Fay De Winter
Fay De Winter was a Contemporary Crafts – Ceramics masters student at the University for the Creative Arts at Farnham. Fay’s work is inspired by nature in the everyday, documenting found ‘curio’ from travels around the world and revealing different cultural and social meanings through collection comparisons. The late Victorian era and nature in design are prominent influences, featuring narratives and a celebration of hidden heritage within her work.
Fay selects personal but also universal objects, to encourage further exploration, communication and dialogue.
Lyndsey Caulfield went to Gray’s School of Art: Robert Gordon University Aberdeen where she acquired her bachelor degree in Textiles and Surface Design.
She says “I’m In love with all things colourful, shiny, glittery. Good taste verging on the tacky and a love for a ‘more is more’ -aesthetic.”
Amber Wakley studied at Birmingham Institute of Art and Design. She‘s a textile designer who specialises in embroidery and lace making.
She is particularly interested in the positive and negative space created by the lines and spaces of lace structures and the opportunity that this creates for light and shadow. She explores these qualities using traditional lace making techniques and also machine stitch to mimic these qualities. She’s interested in building on her basic lace making knowledge to help try and preserve this fascinating, highly skilled technique, so that it can be passed on to future generations.
Samantha Wilson acquired her bachelor degree in Applied Creative Design: Textiles at The Hull School of Art and Design. She specialises in knit and crochet and her main focus of any project she carries out is sustainability, she uses only British wool to support the local wool industry and she also hand dyes any wool she uses to decrease the carbon footprint of the dying process.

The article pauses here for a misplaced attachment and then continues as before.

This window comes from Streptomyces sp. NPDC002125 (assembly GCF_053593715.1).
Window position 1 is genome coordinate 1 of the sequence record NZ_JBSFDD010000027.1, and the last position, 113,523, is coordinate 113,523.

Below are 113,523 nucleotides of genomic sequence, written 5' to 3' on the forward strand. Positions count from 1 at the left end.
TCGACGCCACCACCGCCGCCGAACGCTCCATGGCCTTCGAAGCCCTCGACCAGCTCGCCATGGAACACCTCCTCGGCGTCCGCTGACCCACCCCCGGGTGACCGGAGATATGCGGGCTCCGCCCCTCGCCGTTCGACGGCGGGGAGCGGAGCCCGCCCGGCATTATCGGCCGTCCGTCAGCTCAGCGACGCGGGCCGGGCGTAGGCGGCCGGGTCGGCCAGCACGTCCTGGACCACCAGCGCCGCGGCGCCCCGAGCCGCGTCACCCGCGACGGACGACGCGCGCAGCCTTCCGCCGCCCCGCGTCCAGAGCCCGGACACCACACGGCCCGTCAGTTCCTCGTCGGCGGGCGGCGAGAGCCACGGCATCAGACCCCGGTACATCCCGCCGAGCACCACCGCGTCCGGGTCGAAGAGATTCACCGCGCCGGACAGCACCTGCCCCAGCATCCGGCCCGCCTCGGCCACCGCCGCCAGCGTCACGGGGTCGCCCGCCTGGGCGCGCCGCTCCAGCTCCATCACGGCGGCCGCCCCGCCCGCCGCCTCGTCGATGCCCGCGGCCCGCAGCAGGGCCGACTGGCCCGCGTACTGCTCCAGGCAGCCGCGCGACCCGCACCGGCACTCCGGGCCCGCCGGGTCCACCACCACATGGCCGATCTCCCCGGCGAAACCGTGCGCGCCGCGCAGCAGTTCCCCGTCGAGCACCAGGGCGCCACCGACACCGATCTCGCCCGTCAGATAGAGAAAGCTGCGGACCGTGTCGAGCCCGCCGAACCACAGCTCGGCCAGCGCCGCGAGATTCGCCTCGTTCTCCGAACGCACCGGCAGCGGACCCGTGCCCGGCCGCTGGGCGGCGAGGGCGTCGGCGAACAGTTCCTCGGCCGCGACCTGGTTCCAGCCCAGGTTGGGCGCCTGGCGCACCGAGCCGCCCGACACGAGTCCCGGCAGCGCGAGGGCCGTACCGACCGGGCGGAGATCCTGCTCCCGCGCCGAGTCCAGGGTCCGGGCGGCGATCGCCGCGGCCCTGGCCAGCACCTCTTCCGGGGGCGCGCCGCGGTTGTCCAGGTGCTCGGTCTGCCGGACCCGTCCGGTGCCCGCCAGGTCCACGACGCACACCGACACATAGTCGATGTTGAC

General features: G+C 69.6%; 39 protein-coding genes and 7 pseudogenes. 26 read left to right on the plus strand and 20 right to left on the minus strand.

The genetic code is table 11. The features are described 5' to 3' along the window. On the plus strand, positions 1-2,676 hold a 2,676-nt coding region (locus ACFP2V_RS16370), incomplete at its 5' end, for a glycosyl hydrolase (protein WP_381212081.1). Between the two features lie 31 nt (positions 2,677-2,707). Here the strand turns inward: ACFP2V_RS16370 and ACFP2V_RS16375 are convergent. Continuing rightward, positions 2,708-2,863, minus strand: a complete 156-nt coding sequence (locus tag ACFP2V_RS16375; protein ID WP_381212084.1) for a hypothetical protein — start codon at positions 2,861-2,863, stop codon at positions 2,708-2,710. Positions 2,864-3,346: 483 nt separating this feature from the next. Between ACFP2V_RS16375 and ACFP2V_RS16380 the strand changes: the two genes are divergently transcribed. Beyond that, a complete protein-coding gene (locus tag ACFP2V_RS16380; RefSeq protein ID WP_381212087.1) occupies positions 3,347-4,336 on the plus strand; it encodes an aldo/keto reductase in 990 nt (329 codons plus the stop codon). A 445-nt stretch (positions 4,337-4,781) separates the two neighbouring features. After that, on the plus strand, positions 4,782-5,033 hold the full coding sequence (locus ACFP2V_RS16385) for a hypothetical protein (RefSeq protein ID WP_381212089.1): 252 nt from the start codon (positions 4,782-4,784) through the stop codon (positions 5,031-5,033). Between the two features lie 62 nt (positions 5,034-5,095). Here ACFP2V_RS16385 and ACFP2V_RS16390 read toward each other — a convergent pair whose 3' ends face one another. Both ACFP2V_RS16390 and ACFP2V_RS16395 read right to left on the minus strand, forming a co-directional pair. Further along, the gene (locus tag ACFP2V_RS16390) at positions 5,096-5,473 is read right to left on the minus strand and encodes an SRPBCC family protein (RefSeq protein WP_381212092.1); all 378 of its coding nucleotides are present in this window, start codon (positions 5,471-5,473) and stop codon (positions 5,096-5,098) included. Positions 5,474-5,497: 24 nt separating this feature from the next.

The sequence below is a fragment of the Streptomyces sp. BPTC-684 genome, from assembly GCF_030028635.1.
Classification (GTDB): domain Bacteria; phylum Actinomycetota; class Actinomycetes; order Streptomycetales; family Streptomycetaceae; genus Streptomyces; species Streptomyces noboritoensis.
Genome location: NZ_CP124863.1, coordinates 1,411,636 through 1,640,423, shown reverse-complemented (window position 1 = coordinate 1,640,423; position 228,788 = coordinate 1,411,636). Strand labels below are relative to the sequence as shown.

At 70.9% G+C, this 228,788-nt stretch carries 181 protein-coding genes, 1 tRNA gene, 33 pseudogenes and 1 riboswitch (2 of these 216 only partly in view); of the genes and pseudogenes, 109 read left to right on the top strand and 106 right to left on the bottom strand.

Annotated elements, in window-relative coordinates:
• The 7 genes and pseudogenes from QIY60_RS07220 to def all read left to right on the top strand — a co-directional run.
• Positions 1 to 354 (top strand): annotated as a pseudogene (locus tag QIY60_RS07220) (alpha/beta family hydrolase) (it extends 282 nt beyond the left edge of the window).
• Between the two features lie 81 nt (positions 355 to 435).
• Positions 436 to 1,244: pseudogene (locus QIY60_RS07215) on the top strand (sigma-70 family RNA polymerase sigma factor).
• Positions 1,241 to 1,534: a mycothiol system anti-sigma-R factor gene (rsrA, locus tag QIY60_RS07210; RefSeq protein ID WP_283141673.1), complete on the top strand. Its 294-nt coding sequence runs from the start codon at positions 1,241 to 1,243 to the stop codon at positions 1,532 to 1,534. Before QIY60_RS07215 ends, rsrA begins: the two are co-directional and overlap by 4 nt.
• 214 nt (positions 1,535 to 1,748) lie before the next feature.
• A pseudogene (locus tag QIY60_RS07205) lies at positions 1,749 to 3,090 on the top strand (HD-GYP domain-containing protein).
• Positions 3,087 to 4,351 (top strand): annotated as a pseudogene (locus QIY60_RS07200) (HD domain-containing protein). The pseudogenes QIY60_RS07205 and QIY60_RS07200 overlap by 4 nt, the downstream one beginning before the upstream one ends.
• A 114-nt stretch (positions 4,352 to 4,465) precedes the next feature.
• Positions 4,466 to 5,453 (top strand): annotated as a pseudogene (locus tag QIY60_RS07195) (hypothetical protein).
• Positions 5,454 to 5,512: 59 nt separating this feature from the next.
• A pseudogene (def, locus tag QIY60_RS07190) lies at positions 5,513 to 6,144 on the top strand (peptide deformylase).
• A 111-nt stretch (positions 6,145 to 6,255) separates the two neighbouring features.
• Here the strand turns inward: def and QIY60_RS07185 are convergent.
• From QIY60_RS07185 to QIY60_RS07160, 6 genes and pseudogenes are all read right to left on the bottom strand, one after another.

Jo Aylmer studied Ceramics at the University of Westminster in Harrow.
She says: “I am motivated by an interest in physical and psychological responses to material and form. My work investigates this using the potential of white ceramic bodies and rubber and the relationships created between them. Some of these relationships were initiated by the materials, others I brokered. The associations of my materials and forms encompass fetish and the domestic – they are concerned with the complex nature of human interaction and intimacy.”
Jill Kirkham graduated in 2012 from Herriot-Watt University, Galashiels Bachelor of Arts in Textile Design. She specialises in the production of bespoke screen printed fabrics and is developing a constructed approach to printed textiles for interior design. Many of her prints are inspired by iconic buildings, landmarks and natural environments typical of Scotland’s industrial heritage. Fabrics are chosen to reflect this heritage and utilise an aesthetic which acknowledges their functional significance – cotton drill, canvas and linen. She then uses vibrant colour and sensual textures to transform these materials to create luxurious, sumptuous and sometimes even humorous materials for wall hangings, curtains, cushions and commissioned pieces.
Morvern Odling has recently graduated from Heriot Watt University in Textile Design for fashion, interiors and art. She says: “I specialise in printed textiles for the fine art market and my graduate work was awarded the Worshipful Company of Dyers of the City of London’s Colourprize for the best use of colour in a final year project. I live in Edinburgh where I am currently working, looking for creative opportunities and enjoying the summer rain.”